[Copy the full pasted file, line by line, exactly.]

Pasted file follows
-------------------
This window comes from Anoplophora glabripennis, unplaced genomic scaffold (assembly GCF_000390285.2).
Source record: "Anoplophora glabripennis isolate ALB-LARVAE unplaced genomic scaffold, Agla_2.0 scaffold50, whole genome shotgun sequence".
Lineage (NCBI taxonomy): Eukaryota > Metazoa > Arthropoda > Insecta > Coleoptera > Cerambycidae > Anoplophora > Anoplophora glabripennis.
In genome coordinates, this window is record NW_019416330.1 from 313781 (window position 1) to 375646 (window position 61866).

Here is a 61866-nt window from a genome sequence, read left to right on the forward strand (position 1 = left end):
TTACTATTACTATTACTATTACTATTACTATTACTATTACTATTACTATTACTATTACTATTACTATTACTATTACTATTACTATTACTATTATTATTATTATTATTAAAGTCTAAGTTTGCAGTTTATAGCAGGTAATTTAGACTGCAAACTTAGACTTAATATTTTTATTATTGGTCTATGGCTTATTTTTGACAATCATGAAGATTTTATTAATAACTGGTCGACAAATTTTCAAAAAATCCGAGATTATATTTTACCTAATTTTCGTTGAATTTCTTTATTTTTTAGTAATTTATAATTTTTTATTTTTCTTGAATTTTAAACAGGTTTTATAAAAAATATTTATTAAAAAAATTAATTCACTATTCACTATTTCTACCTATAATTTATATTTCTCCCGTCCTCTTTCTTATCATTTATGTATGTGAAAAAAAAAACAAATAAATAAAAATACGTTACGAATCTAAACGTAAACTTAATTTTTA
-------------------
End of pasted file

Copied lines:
This window comes from Anoplophora glabripennis, unplaced genomic scaffold (assembly GCF_000390285.2).
Source record: "Anoplophora glabripennis isolate ALB-LARVAE unplaced genomic scaffold, Agla_2.0 scaffold50, whole genome shotgun sequence".
Lineage (NCBI taxonomy): Eukaryota > Metazoa > Arthropoda > Insecta > Coleoptera > Cerambycidae > Anoplophora > Anoplophora glabripennis.
In genome coordinates, this window is record NW_019416330.1 from 313781 (window position 1) to 375646 (window position 61866).

Here is a 61866-nt window from a genome sequence, read left to right on the forward strand (position 1 = left end):
TTACTATTACTATTACTATTACTATTACTATTACTATTACTATTACTATTACTATTACTATTACTATTACTATTACTATTACTATTACTATTATTATTATTATTATTAAAGTCTAAGTTTGCAGTTTATAGCAGGTAATTTAGACTGCAAACTTAGACTTAATATTTTTATTATTGGTCTATGGCTTATTTTTGACAATCATGAAGATTTTATTAATAACTGGTCGACAAATTTTCAAAAAATCCGAGATTATATTTTACCTAATTTTCGTTGAATTTCTTTATTTTTTAGTAATTTATAATTTTTTATTTTTCTTGAATTTTAAACAGGTTTTATAAAAAATATTTATTAAAAAAATTAATTCACTATTCACTATTTCTACCTATAATTTATATTTCTCCCGTCCTCTTTCTTATCATTTATGTATGTGAAAAAAAAAACAAATAAATAAAAATACGTTACGAATCTAAACGTAAACTTAATTTTTA